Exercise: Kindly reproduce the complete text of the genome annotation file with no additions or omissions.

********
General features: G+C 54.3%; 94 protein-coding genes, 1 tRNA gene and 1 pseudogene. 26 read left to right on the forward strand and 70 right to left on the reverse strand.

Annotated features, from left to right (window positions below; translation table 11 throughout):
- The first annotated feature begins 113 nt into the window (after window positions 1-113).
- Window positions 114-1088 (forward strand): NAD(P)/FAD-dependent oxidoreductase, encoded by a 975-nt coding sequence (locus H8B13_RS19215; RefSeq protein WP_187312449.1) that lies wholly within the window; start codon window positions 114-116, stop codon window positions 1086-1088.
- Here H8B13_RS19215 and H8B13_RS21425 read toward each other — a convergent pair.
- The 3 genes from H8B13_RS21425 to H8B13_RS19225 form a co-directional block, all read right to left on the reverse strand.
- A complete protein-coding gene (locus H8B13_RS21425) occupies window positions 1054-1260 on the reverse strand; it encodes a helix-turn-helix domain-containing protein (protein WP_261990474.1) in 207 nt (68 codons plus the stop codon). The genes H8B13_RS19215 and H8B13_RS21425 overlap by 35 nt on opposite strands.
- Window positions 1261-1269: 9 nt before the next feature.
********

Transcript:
General features: G+C 54.3%; 94 protein-coding genes, 1 tRNA gene and 1 pseudogene. 26 read left to right on the forward strand and 70 right to left on the reverse strand.

Annotated features, from left to right (window positions below; translation table 11 throughout):
- The first annotated feature begins 113 nt into the window (after window positions 1-113).
- Window positions 114-1088 (forward strand): NAD(P)/FAD-dependent oxidoreductase, encoded by a 975-nt coding sequence (locus H8B13_RS19215; RefSeq protein WP_187312449.1) that lies wholly within the window; start codon window positions 114-116, stop codon window positions 1086-1088.
- Here H8B13_RS19215 and H8B13_RS21425 read toward each other — a convergent pair.
- The 3 genes from H8B13_RS21425 to H8B13_RS19225 form a co-directional block, all read right to left on the reverse strand.
- A complete protein-coding gene (locus H8B13_RS21425) occupies window positions 1054-1260 on the reverse strand; it encodes a helix-turn-helix domain-containing protein (protein WP_261990474.1) in 207 nt (68 codons plus the stop codon). The genes H8B13_RS19215 and H8B13_RS21425 overlap by 35 nt on opposite strands.
- Window positions 1261-1269: 9 nt before the next feature.